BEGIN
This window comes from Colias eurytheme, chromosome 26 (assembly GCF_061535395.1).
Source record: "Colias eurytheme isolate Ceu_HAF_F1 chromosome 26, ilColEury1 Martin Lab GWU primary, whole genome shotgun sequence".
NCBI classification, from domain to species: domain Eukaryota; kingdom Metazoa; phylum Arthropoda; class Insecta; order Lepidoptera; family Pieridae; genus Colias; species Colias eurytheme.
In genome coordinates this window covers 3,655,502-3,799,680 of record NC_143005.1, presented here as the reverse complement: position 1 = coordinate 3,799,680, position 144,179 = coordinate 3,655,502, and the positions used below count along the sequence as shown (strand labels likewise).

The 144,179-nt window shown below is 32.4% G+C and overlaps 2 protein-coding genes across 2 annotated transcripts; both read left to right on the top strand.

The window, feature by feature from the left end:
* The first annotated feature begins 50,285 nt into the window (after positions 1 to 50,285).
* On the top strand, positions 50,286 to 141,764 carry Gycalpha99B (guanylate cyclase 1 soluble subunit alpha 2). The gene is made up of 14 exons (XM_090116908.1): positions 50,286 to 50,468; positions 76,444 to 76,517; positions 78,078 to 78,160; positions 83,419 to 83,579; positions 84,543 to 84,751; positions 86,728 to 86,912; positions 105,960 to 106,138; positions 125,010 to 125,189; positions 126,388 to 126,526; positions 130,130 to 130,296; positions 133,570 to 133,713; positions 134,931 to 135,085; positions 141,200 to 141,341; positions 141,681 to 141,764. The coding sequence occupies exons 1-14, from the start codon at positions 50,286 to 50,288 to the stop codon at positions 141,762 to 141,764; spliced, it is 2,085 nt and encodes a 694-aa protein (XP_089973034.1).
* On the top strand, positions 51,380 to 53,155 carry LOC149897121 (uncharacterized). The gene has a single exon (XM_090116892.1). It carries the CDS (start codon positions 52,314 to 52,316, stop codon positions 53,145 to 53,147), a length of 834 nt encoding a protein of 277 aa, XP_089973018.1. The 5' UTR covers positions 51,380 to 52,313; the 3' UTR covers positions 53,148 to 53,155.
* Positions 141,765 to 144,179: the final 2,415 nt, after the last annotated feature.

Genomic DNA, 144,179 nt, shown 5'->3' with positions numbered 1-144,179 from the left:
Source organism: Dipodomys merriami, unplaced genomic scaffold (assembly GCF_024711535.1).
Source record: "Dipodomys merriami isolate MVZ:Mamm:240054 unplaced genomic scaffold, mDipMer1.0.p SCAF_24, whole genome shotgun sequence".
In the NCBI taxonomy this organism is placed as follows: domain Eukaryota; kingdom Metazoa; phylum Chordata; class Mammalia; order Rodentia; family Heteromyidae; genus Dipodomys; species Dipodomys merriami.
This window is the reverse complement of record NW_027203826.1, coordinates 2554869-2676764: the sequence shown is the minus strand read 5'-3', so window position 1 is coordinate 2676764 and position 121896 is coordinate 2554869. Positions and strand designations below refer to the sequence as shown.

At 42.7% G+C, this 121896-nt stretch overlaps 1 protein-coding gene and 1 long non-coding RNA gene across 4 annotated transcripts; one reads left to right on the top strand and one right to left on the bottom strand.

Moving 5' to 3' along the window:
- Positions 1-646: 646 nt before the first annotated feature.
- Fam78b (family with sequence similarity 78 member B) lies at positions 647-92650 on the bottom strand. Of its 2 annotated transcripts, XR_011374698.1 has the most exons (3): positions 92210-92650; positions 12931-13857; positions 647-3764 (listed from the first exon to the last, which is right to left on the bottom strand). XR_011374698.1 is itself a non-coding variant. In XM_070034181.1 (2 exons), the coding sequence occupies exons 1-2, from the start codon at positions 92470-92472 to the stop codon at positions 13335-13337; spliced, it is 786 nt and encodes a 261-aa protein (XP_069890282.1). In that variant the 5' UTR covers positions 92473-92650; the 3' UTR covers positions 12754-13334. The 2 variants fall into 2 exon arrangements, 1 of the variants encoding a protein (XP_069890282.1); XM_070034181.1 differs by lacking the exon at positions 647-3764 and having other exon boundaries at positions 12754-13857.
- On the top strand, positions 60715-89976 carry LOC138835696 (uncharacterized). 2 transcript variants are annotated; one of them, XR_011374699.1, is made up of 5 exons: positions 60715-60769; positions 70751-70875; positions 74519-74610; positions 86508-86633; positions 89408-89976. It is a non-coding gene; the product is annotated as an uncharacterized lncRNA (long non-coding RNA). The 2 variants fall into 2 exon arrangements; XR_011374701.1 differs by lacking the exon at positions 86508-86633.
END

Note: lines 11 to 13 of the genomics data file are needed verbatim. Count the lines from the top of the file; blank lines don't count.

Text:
Genomic DNA, 144,179 nt, shown 5'->3' with positions numbered 1-144,179 from the left:
Source organism: Dipodomys merriami, unplaced genomic scaffold (assembly GCF_024711535.1).
Source record: "Dipodomys merriami isolate MVZ:Mamm:240054 unplaced genomic scaffold, mDipMer1.0.p SCAF_24, whole genome shotgun sequence".